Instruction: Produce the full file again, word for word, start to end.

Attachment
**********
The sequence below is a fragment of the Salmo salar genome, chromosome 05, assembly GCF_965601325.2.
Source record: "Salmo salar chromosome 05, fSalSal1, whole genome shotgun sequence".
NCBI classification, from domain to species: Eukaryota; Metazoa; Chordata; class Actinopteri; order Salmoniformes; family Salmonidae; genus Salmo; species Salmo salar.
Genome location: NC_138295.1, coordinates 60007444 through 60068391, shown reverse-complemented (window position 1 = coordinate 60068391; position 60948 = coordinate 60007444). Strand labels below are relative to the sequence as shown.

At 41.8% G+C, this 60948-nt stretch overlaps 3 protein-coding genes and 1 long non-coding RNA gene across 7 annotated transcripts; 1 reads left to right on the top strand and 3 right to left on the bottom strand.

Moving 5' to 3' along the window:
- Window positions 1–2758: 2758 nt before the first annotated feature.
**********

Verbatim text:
The sequence below is a fragment of the Salmo salar genome, chromosome 05, assembly GCF_965601325.2.
Source record: "Salmo salar chromosome 05, fSalSal1, whole genome shotgun sequence".
NCBI classification, from domain to species: Eukaryota; Metazoa; Chordata; class Actinopteri; order Salmoniformes; family Salmonidae; genus Salmo; species Salmo salar.
Genome location: NC_138295.1, coordinates 60007444 through 60068391, shown reverse-complemented (window position 1 = coordinate 60068391; position 60948 = coordinate 60007444). Strand labels below are relative to the sequence as shown.

At 41.8% G+C, this 60948-nt stretch overlaps 3 protein-coding genes and 1 long non-coding RNA gene across 7 annotated transcripts; 1 reads left to right on the top strand and 3 right to left on the bottom strand.

Moving 5' to 3' along the window:
- Window positions 1–2758: 2758 nt before the first annotated feature.